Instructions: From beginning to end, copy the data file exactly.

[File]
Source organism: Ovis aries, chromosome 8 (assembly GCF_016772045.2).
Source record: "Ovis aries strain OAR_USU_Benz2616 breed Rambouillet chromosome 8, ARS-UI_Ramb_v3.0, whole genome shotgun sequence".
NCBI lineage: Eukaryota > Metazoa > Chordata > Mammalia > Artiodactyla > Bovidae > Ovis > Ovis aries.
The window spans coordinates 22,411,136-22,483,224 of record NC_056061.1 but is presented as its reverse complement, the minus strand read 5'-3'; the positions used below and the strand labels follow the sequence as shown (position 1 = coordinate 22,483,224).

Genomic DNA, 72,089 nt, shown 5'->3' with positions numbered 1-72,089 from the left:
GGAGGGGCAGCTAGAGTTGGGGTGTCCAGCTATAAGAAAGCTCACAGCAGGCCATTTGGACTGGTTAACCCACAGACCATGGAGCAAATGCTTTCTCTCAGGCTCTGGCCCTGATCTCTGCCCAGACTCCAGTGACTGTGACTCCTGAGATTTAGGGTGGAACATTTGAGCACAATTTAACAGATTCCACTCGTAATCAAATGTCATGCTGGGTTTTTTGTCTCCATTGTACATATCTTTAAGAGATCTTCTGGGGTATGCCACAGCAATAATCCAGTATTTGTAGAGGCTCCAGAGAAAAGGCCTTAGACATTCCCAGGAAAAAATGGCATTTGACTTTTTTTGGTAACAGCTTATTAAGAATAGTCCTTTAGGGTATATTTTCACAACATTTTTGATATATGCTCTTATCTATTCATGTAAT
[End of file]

Source organism: Ovis aries, chromosome 8 (assembly GCF_016772045.2).
Source record: "Ovis aries strain OAR_USU_Benz2616 breed Rambouillet chromosome 8, ARS-UI_Ramb_v3.0, whole genome shotgun sequence".
NCBI lineage: Eukaryota > Metazoa > Chordata > Mammalia > Artiodactyla > Bovidae > Ovis > Ovis aries.
The window spans coordinates 22,411,136-22,483,224 of record NC_056061.1 but is presented as its reverse complement, the minus strand read 5'-3'; the positions used below and the strand labels follow the sequence as shown (position 1 = coordinate 22,483,224).

Genomic DNA, 72,089 nt, shown 5'->3' with positions numbered 1-72,089 from the left:
GGAGGGGCAGCTAGAGTTGGGGTGTCCAGCTATAAGAAAGCTCACAGCAGGCCATTTGGACTGGTTAACCCACAGACCATGGAGCAAATGCTTTCTCTCAGGCTCTGGCCCTGATCTCTGCCCAGACTCCAGTGACTGTGACTCCTGAGATTTAGGGTGGAACATTTGAGCACAATTTAACAGATTCCACTCGTAATCAAATGTCATGCTGGGTTTTTTGTCTCCATTGTACATATCTTTAAGAGATCTTCTGGGGTATGCCACAGCAATAATCCAGTATTTGTAGAGGCTCCAGAGAAAAGGCCTTAGACATTCCCAGGAAAAAATGGCATTTGACTTTTTTTGGTAACAGCTTATTAAGAATAGTCCTTTAGGGTATATTTTCACAACATTTTTGATATATGCTCTTATCTATTCATGTAAT